Stress Addicts Suffer For the Rush
> 5/31/2007 11:21:27 AM

While the larger population spends millions of dollars and countless hours each year searching for the ultimate stress-relief formula through exercise, structured relaxation and chemical cocktails both prescribed and recreational, many people (including a large number in that very group) actually seem to thrive on high-anxiety situations and lifestyles, seeking out or creating dramatic circumstances and relying on the adrenaline rushes they provide. Whether they happen to be students racing through crucial assignments at the last minute, anxious business executives brokering high-level make-or-break deals, or parents looking to further involve themselves in every aspect of their children's lives, these individuals feel an almost addictive need to be challenged on a primal level each day. Like a morning dose of caffeine, they seem to think that these mini-crises are essential to their daily functions.

So is this devotion to adrenaline healthy, neccessary, or even beneficial in the first place? In most cases, probably not. Many people understandably look for a little excitement in their lives, and the "highs" that induced stress provides can be thrilling, convincing the individuals involved that they are completing particularly important tasks or that their performance quality is amplified by the power surge, but the habit has more than its share of negative side effects: lack of sleep, less attention paid to physical health and diet, and, in the long run, a greater incidence of chronic stress fatigue, obsessive tendencies, diabetes, and even heart disease. It can also facilitate unhealthy behaviors like gambling, binge drinking, smoking, and argumentative behavior. And as with more common addictions, adrenaline dependency can warp one's perspective to the point of self-deception: stress does not usually heighten acuity or efficiency. As any veteran of athletics or public speaking can tell you, performance stress, a sensation distinct from the thrill of confronting a challenge, is almost never a good thing. In a manner similar to other types of self-stimulation, the adrenaline high is inevitably followed by a fall, which can often turn into an ugly crash: exhaustion, illness, loss of focus, etc.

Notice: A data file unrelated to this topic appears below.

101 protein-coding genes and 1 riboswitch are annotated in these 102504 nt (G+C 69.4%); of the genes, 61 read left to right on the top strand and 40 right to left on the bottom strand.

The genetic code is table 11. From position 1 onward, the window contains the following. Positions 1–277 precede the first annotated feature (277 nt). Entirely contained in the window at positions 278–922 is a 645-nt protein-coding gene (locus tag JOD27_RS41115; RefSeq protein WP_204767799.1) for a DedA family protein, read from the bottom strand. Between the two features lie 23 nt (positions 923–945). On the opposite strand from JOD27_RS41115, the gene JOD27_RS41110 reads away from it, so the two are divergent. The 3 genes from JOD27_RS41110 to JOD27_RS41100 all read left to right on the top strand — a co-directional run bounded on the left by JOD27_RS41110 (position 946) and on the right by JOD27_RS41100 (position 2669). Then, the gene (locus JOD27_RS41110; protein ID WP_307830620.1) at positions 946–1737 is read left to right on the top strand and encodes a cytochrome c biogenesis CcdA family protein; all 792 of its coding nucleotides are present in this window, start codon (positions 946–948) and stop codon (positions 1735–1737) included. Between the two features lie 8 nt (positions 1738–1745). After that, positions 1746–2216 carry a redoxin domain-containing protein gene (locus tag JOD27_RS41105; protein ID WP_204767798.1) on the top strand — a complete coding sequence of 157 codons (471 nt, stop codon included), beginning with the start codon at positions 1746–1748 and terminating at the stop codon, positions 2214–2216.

The endless string of trendy articles citing the benefits of regular exercise, yoga, breathing techniques and other forms of self-maintenance have a very cogent point:�� mastering the art of relaxation, or achieving a sense of comfort in demanding circumstances (even if it's illusory), will increase one's degree of success and satisfaction more than any form of momentary rush. While adrenaline junkies may live for the thrills their addiction provides, they are inevitably damaging their minds and bodies in ways they cannot even appreciate. Like more traditional addicts, they may need a little more than subtle suggestion to realize that they're nursing a serious long-term problem.

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